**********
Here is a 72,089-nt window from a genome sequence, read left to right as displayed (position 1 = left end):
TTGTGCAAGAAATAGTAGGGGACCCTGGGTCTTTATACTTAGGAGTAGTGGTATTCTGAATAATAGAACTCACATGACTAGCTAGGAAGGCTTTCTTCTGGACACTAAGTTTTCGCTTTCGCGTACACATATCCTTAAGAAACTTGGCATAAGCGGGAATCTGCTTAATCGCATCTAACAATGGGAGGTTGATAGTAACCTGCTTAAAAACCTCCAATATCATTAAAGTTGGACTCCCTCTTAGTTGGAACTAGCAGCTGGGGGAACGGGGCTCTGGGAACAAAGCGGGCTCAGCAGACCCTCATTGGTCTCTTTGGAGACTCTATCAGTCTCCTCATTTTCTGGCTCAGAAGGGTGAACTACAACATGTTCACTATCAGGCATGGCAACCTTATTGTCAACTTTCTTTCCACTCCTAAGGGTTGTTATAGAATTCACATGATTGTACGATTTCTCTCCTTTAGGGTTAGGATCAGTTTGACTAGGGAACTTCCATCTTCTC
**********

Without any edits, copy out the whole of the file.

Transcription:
Here is a 72,089-nt window from a genome sequence, read left to right as displayed (position 1 = left end):
TTGTGCAAGAAATAGTAGGGGACCCTGGGTCTTTATACTTAGGAGTAGTGGTATTCTGAATAATAGAACTCACATGACTAGCTAGGAAGGCTTTCTTCTGGACACTAAGTTTTCGCTTTCGCGTACACATATCCTTAAGAAACTTGGCATAAGCGGGAATCTGCTTAATCGCATCTAACAATGGGAGGTTGATAGTAACCTGCTTAAAAACCTCCAATATCATTAAAGTTGGACTCCCTCTTAGTTGGAACTAGCAGCTGGGGGAACGGGGCTCTGGGAACAAAGCGGGCTCAGCAGACCCTCATTGGTCTCTTTGGAGACTCTATCAGTCTCCTCATTTTCTGGCTCAGAAGGGTGAACTACAACATGTTCACTATCAGGCATGGCAACCTTATTGTCAACTTTCTTTCCACTCCTAAGGGTTGTTATAGAATTCACATGATTGTACGATTTCTCTCCTTTAGGGTTAGGATCAGTTTGACTAGGGAACTTCCATCTTCTC